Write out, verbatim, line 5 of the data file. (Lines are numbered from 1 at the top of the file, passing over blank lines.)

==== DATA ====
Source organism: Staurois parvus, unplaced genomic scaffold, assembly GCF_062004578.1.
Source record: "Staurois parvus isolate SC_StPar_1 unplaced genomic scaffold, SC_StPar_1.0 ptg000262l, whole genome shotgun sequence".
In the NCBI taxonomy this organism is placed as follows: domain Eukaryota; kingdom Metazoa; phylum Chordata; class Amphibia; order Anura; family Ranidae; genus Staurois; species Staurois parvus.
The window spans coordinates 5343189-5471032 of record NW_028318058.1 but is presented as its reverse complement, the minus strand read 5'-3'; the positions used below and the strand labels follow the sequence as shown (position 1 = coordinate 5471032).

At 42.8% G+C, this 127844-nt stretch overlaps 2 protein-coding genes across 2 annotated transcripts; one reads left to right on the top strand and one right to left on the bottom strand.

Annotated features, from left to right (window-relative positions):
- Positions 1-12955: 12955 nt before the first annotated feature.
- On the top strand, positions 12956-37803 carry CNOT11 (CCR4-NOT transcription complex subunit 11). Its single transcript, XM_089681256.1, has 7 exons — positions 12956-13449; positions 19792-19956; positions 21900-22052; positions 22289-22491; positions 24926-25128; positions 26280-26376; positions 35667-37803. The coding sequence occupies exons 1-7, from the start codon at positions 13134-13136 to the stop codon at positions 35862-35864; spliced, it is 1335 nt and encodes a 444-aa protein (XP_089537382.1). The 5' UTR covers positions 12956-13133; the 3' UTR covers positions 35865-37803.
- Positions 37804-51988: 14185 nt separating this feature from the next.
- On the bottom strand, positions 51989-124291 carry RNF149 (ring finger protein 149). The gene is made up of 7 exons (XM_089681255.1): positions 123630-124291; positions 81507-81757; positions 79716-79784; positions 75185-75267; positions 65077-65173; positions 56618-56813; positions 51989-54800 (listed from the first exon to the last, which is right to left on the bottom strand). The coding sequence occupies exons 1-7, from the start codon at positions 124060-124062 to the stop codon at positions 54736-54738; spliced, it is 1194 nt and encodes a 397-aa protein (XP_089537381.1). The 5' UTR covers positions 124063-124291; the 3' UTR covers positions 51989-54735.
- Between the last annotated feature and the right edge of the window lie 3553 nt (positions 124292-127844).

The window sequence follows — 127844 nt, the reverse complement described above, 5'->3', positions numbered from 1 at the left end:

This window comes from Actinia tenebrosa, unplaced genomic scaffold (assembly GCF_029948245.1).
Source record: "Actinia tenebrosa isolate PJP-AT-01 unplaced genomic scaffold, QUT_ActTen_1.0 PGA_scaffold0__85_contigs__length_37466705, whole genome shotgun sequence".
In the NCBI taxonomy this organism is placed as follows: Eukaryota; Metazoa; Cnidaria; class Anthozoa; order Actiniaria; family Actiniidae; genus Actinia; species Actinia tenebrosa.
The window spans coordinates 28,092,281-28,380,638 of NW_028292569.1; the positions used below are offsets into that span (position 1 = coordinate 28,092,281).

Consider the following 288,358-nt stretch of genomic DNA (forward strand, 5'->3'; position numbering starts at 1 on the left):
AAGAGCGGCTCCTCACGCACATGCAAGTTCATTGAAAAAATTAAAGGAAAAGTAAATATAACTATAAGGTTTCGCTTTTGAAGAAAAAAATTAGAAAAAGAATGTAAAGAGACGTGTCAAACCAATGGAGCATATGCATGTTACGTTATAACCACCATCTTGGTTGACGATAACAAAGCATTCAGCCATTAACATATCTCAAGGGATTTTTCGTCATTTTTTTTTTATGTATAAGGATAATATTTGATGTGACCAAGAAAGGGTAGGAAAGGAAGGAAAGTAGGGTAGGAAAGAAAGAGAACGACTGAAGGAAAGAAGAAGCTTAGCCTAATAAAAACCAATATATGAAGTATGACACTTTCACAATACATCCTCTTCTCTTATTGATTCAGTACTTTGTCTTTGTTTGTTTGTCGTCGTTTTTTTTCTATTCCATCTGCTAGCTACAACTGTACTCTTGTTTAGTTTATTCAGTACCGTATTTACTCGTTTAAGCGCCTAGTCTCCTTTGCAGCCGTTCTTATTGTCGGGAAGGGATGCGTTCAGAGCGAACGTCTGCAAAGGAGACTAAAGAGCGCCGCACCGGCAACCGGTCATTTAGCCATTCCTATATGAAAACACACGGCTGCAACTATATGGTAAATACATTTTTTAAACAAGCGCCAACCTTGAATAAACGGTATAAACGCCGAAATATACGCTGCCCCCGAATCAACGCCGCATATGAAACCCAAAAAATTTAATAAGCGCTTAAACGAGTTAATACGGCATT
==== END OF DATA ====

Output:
At 42.8% G+C, this 127844-nt stretch overlaps 2 protein-coding genes across 2 annotated transcripts; one reads left to right on the top strand and one right to left on the bottom strand.